Russian fisheries catching snow crab and halibut awarded MSC certification

Two fisheries in Russia responsible for catching snow crab and halibut have been awarded certification from the Marine Stewardship Council (MSC).

Catch from the Russian Barents Sea Greenland halibut fishery and opilio trap fishery, which is sold throughout Europe, the United States, and Russia, can now bear the blue MSC label signaling that the fisheries are sustainable and well-managed. Independent certifier Lloyd’s Register conducted the detailed assessments and stakeholder consultations required for both fisheries to earn the certificate.

“Congratulations to these fisheries on achieving certification to the MSC’s globally recognized standards for sustainable fishing,” MSC Program Development Director Camiel Derichs said in a press release. “We hope that during the coming years these fisheries will continue to work with scientists and NGOs to deliver the improvements required as conditions of their ongoing certification. These include improvements to harvest strategies and data collection which will contribute to the long-term sustainability of marine ecosystems.”

The opilio trap fishery holds 70 percent of the quota for commercial snow crab in Russia’s exclusive economic zone, which has a total allowable catch of 9,840 metric tons (MT), MSC said. A part of the Association of Crab Catchers of [the Russian] North, the fishery has 12 crab-catching vessels each acquiring between five and 10 MT of snow crab per day from March to June using traps partly made from biodegradable material.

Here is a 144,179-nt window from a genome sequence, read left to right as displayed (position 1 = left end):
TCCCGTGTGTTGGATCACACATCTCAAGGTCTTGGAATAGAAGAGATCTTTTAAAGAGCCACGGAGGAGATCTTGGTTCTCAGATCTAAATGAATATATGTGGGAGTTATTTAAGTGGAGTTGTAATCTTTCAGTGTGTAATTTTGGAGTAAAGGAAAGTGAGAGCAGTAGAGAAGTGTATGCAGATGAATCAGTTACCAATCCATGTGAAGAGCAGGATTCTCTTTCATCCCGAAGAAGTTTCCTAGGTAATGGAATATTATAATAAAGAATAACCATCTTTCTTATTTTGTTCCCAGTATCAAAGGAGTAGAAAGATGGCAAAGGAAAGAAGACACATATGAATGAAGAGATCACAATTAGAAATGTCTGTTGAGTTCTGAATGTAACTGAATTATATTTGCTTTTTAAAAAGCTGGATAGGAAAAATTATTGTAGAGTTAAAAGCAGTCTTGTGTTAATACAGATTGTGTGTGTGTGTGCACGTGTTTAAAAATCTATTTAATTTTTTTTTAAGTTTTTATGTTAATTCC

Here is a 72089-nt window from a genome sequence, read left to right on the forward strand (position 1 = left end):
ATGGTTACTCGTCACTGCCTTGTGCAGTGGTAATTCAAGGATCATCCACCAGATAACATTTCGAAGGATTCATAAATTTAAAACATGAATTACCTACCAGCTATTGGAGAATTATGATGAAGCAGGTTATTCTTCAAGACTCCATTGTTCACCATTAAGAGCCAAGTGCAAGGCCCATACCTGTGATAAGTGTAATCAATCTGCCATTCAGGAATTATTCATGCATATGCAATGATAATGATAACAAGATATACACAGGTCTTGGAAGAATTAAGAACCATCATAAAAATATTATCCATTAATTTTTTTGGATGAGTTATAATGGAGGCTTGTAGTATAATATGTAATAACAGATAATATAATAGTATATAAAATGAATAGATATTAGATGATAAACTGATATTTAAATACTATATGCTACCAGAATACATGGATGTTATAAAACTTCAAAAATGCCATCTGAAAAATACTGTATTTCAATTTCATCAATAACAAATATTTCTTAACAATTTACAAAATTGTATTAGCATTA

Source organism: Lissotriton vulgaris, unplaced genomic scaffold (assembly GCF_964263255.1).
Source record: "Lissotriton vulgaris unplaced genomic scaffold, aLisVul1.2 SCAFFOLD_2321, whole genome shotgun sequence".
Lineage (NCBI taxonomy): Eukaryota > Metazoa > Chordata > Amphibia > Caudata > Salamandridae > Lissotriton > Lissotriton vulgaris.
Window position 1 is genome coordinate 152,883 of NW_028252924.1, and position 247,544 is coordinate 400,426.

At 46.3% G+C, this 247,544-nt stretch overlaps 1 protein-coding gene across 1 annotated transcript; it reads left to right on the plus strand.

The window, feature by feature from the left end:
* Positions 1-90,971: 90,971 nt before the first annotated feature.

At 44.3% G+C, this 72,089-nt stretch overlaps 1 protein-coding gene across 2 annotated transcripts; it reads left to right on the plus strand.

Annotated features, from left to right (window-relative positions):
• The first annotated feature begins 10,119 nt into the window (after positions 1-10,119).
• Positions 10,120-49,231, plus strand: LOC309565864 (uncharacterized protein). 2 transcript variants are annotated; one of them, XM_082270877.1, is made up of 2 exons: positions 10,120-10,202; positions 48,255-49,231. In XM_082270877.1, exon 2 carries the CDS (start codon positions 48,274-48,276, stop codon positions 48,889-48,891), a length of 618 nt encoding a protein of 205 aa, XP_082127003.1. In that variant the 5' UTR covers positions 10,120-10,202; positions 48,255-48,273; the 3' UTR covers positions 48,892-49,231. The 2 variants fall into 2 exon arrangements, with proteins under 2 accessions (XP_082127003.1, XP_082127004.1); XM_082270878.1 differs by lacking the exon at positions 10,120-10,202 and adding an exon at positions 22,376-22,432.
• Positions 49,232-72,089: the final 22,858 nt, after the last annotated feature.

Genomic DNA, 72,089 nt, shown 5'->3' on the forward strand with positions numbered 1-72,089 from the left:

The North-West Fishing Company-Murmansk and North Fisheries comprise the halibut fishery, which operates three vessels fishing in September, October, and November. In 2019, these vessels caught 4,700 MT of Greenland halibut, MSC confirmed. Greenland halibut is a deep-water flatfish, distributed throughout the entire rim of the North Atlantic.

The fishery operates in the Norwegian and Russian economic zones and the fishery protection zone around Svalbard. It is also a joint Norwegian–Russian stock, managed by the Norwegian–Russian Fisheries Commission.

“In 2016, we committed to achieving MSC certification for all of the fisheries that are part of the North West Fishing Consortium. These latest certifications complete this commitment making this a proud moment for our organization. Sustainable and responsible seafood production is an essential part of our business model. I’d like to thank all those who have supported us in this achievement,” North-West Fishing Consortium Executive Director Sergey Nesvetov said

There are now 42 MSC-certified fisheries in Russia, 18 of which are in the Barents Sea.


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